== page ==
Interestingly, Nolan also employs the aesthetic packaging of the atomic bomb in two crucial scenes: when Oppenheimer delivers a speech after the test and at the end of a closed-door hearing. It is as if the atomic bomb explodes intensely in the room. The technique of the atomic bomb serves as an innovative achievement, brilliantly symbolizing the protagonist’s mental state.

Lastly, the sharp musical score, akin to Dunkirk, continuously intimidates us throughout the story, even brilliantly using the sound of footsteps. After a long time, Nolan’s favorite actor, Murphy, finally receives the role he deserves. Murphy’s brilliant performance as an unconventional physicist exudes confidence and vulnerability due to his romantic entanglements and ethical quandaries.

His acting is strong enough to make him a strong contender for the best actor category. The supporting cast, including Pugh, Downey Jr., and Blunt, is flawless.

The Atomic Bomb and Human Greed

Mainly, Blunt plays with great expressiveness in every appearance as the scientist’s wife. Despite his brief appearance, veteran actor Gary Oldman steals the spotlight in a crucial scene. Anyone familiar with Murphy’s acting in other films or series will undoubtedly not doubt his acting ability. Visually, Murphy already resembles Oppenheimer, and through his acting, he truly succeeds in portraying all the turmoil experienced by Oppenheimer in his lifetime.

Even more impressive is how Nolan directs all his notable actors to shine, even in their short appearances in Oppenheimer. With its three-hour duration and non-linear storytelling, it is clear that the film may overwhelm the audience. However, with all its aesthetic achievements and powerful message, Oppenheimer is one of Nolan’s best works and one of the finest anti-war films ever produced.

Nolan not only presents a grand cinematic experience but also delves into the humanity of a god-like figure. Someone capable of destroying the world with a snap of his fingers. The atomic bomb is not the greatest threat to humanity; it is human greed. It is challenging to underestimate Nolan’s mastery of visuals and audio for the films he creates. Once again, Nolan does not fail to deliver mind-blowing visuals and audio in Oppenheimer.

Captivating Realism and Intensity

Claiming to have used no CGI at all, Nolan proves that practical visual effects are still relevant, and the results can rival modern CGI-driven films. The Trinity scene, the moment of the first nuclear weapon test in the Manhattan Project, is captivating. The explosion feels real and intense. Moreover, Nolan also cleverly inserts fleeting moments of chemical reactions from atoms, making the scientific atmosphere in this film feel even more authentic.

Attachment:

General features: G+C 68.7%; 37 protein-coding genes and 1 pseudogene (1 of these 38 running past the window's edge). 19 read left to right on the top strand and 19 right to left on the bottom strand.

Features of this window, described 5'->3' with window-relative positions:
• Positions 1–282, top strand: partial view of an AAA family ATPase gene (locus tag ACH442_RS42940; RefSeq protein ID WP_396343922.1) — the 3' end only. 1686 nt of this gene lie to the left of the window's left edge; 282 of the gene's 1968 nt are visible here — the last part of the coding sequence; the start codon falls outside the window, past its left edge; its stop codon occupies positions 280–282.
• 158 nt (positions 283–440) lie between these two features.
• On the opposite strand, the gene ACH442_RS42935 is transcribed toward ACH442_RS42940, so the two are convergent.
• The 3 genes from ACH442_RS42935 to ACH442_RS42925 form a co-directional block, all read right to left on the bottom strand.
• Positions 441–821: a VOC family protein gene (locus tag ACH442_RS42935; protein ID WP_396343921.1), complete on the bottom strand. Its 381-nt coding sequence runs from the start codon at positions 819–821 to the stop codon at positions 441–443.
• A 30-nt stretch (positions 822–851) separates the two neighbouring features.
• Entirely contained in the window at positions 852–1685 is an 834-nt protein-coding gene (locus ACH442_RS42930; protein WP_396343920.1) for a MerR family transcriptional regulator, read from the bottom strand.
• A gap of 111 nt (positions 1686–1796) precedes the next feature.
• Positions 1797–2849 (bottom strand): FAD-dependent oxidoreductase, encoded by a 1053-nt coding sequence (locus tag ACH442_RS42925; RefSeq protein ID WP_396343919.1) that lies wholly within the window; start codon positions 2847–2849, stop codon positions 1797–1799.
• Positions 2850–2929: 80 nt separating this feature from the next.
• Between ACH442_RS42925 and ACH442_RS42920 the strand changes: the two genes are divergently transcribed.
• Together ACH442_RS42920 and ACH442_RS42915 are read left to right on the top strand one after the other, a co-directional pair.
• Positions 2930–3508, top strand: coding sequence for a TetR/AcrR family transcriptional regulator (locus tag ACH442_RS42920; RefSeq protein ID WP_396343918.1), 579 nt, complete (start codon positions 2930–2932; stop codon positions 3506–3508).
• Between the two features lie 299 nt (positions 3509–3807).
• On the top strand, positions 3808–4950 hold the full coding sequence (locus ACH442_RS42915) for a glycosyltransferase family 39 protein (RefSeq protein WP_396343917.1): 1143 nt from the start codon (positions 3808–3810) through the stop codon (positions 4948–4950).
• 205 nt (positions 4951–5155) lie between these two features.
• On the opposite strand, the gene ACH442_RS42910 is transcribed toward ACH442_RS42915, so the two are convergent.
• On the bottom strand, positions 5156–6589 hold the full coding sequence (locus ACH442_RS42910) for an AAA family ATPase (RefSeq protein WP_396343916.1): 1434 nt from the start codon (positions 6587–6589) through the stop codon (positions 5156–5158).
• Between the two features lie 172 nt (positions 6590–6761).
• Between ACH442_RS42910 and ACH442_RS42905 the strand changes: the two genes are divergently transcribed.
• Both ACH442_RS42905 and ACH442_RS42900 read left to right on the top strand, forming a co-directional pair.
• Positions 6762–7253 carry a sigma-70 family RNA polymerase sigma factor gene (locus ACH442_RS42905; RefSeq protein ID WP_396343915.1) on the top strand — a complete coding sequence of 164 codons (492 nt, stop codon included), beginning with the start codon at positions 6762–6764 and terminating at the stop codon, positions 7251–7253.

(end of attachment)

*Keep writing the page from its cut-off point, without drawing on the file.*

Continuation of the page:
Nolan’s collaboration with cinematographer Hoyte van Hoytema in the film is genuinely satisfying. Apart from the dialogues, another aspect that intensifies Oppenheimer‘s story is the use of its scoring. Nolan and composer Ludwig Göransson successfully create majestic scoring that also makes us feel the turmoil in Oppenheimer‘s heart. Only they can turn foot stomps on wooden chairs into such iconic scoring that unsettles the heart when heard.

A man who took immense pride in his discoveries could not face them directly. Although the atomic bomb only occupies a small part of this film, it primarily delves into the mindset of its creator. Oppenheimer’s intense ambition and unwavering love for physics burden him with a sense of impending doom and moral conflicts. Nolan cleverly contrasts Oppenheimer‘s emotions with his rationality, making the disconnect between the two the film’s central theme.

Conveying Agony and Restrained Anger

One man’s ambition to combat fascism and save lives ultimately led to the tragic loss of human lives, portrayed brilliantly by Murphy, who skillfully conveys agony and restrained anger with his piercing blue eyes. Downey Jr. and Blunt deliver excellent performances, while Kenneth Branagh, Rami Malek, and Matt Damon shine in their well-cast extended cameos. Oppenheimer leaves the audience emotionally shattered, presenting a gripping portrayal of a man tormented by guilt and inner turmoil.

He became the embodiment of the quote, “I am become Death, the destroyer of worlds.” This film will be etched in our memories for a long time.